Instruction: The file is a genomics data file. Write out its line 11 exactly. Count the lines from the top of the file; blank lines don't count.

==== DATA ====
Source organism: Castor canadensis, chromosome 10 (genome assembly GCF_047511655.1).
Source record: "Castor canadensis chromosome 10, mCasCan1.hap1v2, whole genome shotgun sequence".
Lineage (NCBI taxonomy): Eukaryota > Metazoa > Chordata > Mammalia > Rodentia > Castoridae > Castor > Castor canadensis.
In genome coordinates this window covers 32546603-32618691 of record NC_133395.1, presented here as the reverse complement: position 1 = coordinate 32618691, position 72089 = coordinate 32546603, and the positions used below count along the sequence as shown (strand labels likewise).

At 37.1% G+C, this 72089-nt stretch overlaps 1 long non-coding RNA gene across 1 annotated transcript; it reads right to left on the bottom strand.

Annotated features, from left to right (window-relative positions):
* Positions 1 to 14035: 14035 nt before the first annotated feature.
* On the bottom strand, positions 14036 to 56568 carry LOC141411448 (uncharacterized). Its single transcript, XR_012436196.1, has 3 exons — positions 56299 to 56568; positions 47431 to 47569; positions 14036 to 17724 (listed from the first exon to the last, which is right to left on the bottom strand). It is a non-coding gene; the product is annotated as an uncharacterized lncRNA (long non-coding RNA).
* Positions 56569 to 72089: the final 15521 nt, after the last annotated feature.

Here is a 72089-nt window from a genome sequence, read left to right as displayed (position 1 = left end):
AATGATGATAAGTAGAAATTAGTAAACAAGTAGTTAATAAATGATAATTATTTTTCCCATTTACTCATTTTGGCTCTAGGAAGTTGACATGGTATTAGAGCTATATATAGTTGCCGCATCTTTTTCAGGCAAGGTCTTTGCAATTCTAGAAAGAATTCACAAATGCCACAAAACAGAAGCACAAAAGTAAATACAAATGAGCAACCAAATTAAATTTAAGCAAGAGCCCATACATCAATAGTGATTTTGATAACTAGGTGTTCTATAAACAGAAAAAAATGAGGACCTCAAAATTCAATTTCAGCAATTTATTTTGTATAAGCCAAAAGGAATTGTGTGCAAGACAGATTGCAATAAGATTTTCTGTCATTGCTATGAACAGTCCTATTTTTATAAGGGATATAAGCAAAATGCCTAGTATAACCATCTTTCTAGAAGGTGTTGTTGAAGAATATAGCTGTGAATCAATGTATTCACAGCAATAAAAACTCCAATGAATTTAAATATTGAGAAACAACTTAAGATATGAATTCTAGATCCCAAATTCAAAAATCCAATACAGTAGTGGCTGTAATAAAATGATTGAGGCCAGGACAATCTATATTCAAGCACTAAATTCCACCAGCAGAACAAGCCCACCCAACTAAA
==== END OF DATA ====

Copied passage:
AATGATGATAAGTAGAAATTAGTAAACAAGTAGTTAATAAATGATAATTATTTTTCCCATTTACTCATTTTGGCTCTAGGAAGTTGACATGGTATTAGAGCTATATATAGTTGCCGCATCTTTTTCAGGCAAGGTCTTTGCAATTCTAGAAAGAATTCACAAATGCCACAAAACAGAAGCACAAAAGTAAATACAAATGAGCAACCAAATTAAATTTAAGCAAGAGCCCATACATCAATAGTGATTTTGATAACTAGGTGTTCTATAAACAGAAAAAAATGAGGACCTCAAAATTCAATTTCAGCAATTTATTTTGTATAAGCCAAAAGGAATTGTGTGCAAGACAGATTGCAATAAGATTTTCTGTCATTGCTATGAACAGTCCTATTTTTATAAGGGATATAAGCAAAATGCCTAGTATAACCATCTTTCTAGAAGGTGTTGTTGAAGAATATAGCTGTGAATCAATGTATTCACAGCAATAAAAACTCCAATGAATTTAAATATTGAGAAACAACTTAAGATATGAATTCTAGATCCCAAATTCAAAAATCCAATACAGTAGTGGCTGTAATAAAATGATTGAGGCCAGGACAATCTATATTCAAGCACTAAATTCCACCAGCAGAACAAGCCCACCCAACTAAA